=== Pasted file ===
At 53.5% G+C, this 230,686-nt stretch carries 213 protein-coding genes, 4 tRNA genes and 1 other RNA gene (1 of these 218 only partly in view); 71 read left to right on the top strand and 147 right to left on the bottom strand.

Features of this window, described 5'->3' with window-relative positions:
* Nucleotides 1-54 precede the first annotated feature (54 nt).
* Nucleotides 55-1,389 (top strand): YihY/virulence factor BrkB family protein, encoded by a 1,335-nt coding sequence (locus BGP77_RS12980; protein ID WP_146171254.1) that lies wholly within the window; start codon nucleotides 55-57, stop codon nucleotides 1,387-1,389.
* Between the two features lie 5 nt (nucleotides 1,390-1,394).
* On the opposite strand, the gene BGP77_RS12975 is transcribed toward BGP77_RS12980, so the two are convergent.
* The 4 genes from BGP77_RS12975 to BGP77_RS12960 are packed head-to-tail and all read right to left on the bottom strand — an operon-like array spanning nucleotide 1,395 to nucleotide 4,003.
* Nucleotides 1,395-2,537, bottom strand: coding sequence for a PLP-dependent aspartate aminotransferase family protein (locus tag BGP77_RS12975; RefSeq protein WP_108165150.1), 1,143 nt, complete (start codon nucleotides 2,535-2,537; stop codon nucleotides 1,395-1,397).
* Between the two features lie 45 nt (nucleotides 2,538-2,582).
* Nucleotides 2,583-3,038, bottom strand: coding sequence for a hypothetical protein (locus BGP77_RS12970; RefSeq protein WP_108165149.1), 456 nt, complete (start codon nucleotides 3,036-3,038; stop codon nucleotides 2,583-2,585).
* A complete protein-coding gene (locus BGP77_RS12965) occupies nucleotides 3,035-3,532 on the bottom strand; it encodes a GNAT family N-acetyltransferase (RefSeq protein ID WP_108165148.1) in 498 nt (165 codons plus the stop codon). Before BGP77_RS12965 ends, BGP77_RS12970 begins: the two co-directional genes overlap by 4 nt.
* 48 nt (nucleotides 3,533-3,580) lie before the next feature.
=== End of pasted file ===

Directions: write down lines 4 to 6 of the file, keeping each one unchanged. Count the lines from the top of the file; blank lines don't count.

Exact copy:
* Nucleotides 55-1,389 (top strand): YihY/virulence factor BrkB family protein, encoded by a 1,335-nt coding sequence (locus BGP77_RS12980; protein ID WP_146171254.1) that lies wholly within the window; start codon nucleotides 55-57, stop codon nucleotides 1,387-1,389.
* Between the two features lie 5 nt (nucleotides 1,390-1,394).
* On the opposite strand, the gene BGP77_RS12975 is transcribed toward BGP77_RS12980, so the two are convergent.